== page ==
Freed only to face ICE
Convicted of murdering a child but later freed on appeals after almost 20yrs in prison, she was released only to face deportation by ICE
Rosa Jimenez didn’t sleep at all on Tuesday night. A judge had ruled earlier that day that the 38-year-old, who had been behind bars since 2003 for murdering a child, was likely innocent and deserved a new trial. The judge also allowed her attorneys to post bond. From a cell at the Mountain View Unit in Gatesville, Jimenez thought she might finally be going home to Austin soon.
Though Jimenez had been granted new trials twice before, this time, she thought in her cell, it was really happening. This time she had the DA on her side, helping push her case forward. Jimenez, who suffers from stage-four kidney disease, could now finally get decent medical care—including a transplant. Being freed would save her life.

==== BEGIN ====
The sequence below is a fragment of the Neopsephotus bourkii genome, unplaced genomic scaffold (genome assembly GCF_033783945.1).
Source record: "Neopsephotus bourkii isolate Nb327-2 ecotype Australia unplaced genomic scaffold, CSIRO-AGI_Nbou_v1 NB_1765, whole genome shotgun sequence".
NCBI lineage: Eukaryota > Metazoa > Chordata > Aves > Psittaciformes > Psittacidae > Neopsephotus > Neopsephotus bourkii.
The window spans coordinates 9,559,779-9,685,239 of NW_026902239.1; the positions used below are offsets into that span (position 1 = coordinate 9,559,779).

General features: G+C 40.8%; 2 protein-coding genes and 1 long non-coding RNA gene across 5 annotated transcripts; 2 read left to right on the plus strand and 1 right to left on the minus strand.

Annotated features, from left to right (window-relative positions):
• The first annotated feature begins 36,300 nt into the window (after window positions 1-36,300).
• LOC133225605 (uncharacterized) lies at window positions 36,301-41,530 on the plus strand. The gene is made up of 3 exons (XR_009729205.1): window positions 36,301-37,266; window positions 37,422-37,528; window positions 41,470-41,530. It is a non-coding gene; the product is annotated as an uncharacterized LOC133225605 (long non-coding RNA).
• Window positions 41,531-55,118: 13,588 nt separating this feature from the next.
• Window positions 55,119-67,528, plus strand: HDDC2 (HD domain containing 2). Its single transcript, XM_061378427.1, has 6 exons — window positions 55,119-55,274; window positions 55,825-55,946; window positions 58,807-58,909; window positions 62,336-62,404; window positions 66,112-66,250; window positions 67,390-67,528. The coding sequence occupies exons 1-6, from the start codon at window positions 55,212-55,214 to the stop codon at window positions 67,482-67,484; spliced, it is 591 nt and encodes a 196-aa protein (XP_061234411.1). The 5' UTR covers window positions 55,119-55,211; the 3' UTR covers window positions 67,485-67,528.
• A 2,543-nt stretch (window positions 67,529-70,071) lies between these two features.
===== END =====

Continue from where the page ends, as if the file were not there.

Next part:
In the morning, a guard told Jimenez that she was actually being released that very hour—and to get ready. But it wasn’t her lawyers who pulled up to the prison to take her away. It was a van from U.S. Immigration and Customs Enforcement (ICE). Jimenez wasn’t going home to Austin; she was being deported back to Mexico, a country she hadn’t seen since 1999.
Wednesday night, after one of the longest days of her life, Jimenez, staying in a home near downtown Austin, lay in bed staring at the ceiling. “I didn’t want to go to sleep,” she told me. “I didn’t want to go to sleep and wake up in prison again, find out all this was a dream.” Finally, around 3 a.m., she got up. The idea of going outside came to her. In prison, she could only leave her room at certain times. But now she opened the door and walked out onto the porch and into the night. She looked around at the other houses. She stared up at the full moon.
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